Meanwhile, this app has no ads. But we don’t even know how it will be developing and have more new features. There is a chance to combine features with advertisements. Yep, social media is just a business. However, no matter how it develops in the future, I hope the founders never lose their essential vision. So even though the Clubhouse will grow bigger, it will still be an interesting platform with fruitful discussion.
Important note. Even though you are impressed by a discussion in some room, you can’t enjoy it again. When the conversation has ended, there is no record. The clubhouse does not yet provide a conversation recording feature or some kind of transcription of the conversation. But we can use a live tweet (writing chat points per moment) or create an Instagram microblog as a discussion log.
Plus and Minus. Is it entertaining?
We will divide this section into two parts; UI of application and personal experience.
The application has a pretty clean appearance, but it feels a little laggy sometimes. Several times the application fails to execute commands, such as the browser page unresponsive. Maybe a server problem. The Clubhouse is still developing to be better, and bigger. So, bugs that appear during the transition period are just normal.
The Clubhouse cannot yet clear log activity (notification of activities such as who has just joined, created room, etc.). Almost all social media applications are like that, and old activities will disappear over time. The Clubhouse can control how often pop-up notifications appear. I think it’s good if we can setting up activity notifications. Temporarily you could say, Clubhouse’s digital wellbeing is pretty good.
Rooms in the Clubhouse only show the title and who is talking, meaning we need to enter the room to know what the discussion is about. This is interesting because we are not exposed to content directly. It’s not like we see IG feeds that are directly exposed to photos/videos, nor like browsing Tiktok’s FYP that are immediately exposed to recommended videos, unlike youtube videos that continue to run without a sound even though we haven’t clicked and not like tweets/written status on FB and Twitter which we direct view from home. This is a preference, but I think that kind of UI is relatively user-sided.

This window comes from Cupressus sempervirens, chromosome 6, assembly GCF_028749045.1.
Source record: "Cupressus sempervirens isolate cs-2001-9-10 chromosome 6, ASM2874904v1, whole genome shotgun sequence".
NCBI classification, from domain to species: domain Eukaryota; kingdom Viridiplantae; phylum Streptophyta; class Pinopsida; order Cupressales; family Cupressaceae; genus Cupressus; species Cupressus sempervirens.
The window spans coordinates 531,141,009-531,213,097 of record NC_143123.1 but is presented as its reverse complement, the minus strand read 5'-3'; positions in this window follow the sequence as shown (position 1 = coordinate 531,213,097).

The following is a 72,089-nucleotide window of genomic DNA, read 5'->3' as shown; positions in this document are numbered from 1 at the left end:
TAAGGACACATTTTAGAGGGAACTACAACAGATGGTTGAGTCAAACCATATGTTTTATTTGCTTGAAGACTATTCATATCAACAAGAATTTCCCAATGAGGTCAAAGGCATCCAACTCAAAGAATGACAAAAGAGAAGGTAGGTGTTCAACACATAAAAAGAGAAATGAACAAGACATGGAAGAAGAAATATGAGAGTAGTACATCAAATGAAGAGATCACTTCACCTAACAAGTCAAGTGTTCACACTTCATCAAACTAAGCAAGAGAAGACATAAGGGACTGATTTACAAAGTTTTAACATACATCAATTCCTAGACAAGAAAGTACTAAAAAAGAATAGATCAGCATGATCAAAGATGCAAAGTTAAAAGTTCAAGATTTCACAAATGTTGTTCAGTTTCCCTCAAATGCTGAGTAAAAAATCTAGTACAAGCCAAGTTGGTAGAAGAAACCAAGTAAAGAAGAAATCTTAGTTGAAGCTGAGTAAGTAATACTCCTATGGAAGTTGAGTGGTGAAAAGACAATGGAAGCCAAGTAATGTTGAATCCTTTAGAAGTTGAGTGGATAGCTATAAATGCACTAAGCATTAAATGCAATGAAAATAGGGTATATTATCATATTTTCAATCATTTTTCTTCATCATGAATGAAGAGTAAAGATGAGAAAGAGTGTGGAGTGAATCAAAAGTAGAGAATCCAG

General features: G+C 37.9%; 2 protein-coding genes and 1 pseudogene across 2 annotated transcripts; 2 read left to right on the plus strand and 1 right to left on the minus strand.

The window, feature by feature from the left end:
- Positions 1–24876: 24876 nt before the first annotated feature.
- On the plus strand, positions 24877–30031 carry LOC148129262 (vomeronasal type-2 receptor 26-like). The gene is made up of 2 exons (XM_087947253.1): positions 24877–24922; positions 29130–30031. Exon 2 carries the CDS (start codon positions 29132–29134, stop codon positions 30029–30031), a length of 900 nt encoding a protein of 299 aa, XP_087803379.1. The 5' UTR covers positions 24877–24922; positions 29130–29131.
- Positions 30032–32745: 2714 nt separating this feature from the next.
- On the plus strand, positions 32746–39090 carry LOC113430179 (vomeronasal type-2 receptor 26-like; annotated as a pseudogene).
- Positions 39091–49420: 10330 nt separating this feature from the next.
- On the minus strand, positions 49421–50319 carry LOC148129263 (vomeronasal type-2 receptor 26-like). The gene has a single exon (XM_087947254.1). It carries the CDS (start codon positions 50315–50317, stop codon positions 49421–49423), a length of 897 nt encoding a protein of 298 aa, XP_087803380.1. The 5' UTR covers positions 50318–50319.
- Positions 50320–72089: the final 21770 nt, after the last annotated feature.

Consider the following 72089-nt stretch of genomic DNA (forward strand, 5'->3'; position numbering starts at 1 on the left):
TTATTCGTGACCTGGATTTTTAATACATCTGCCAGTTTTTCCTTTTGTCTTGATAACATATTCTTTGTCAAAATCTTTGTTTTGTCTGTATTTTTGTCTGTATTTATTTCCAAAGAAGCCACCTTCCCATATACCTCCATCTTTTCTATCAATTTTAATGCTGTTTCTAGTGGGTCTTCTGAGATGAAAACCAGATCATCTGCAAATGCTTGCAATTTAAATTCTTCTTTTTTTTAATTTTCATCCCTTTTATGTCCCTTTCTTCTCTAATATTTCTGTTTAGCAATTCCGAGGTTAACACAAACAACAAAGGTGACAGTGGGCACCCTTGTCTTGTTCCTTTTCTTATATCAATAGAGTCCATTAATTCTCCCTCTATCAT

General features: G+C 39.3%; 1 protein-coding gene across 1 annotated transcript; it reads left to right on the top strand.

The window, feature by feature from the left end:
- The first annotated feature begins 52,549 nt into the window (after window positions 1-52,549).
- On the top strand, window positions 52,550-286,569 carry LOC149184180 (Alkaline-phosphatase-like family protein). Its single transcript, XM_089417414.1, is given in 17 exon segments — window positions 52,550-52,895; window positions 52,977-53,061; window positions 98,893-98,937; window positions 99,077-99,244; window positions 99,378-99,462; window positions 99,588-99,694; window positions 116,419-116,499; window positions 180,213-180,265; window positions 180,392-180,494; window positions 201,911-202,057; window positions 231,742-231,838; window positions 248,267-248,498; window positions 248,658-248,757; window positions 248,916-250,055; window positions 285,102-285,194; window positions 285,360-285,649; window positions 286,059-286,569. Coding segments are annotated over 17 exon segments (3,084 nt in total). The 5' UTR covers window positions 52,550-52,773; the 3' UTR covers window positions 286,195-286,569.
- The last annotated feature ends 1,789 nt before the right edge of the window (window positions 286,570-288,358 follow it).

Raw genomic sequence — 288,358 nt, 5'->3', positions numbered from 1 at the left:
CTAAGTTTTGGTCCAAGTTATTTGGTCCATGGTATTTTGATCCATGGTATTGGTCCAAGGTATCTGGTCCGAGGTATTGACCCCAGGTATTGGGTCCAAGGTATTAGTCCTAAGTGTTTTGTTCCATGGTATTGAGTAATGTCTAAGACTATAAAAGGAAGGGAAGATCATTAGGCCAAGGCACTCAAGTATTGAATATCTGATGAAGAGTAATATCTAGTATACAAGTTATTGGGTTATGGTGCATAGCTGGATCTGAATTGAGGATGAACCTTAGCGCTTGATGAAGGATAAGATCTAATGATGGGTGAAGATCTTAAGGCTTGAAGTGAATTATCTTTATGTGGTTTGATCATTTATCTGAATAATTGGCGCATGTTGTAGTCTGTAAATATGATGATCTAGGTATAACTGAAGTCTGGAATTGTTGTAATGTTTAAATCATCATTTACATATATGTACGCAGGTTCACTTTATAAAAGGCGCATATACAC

My complaint about Clubhouse has more to do with my device hardware. Clubhouse allows us to listen to very long conversations. Longer conversations affect application usage hours. Now, since my cellphone is an old iPhone, my phone battery drains quickly. Sad :(
There is an important note that we need to know together that Clubhouse does not yet support monetization. In the meantime, without monetization, creators, organizations, or anyone who wants to create a room, should do payments separately outside the Clubhouse application. Monetization is quite problematic. One side of the creator cannot get a reward from what he conveyed, on the other hand, the user can get a lot of valuable insight. So at least we need to say thanks to anyone who has created a room with the insightful discussion. Thanks to the Clubhouse developers for making a platform that empowers people to start discussions with ease. Just make a personal appointment, and the discussion could start.
Maybe that is what differentiates Clubhouse from Zoom. The Clubhouse makes a room easier, and relatively natural. This a good alternative to avoiding zoom fatigue. A perfect option for those who don’t want to dress up a little for a video conference session. Even though we know Zoom does have the advantage of a more complex and interactive presentation feature, like a share screen.
My experience while using the Clubhouse is relatively good. It feels like we’re listening to a podcast, but I can immediately comment. And it feels more real because we are both live with the other person. Just like calling.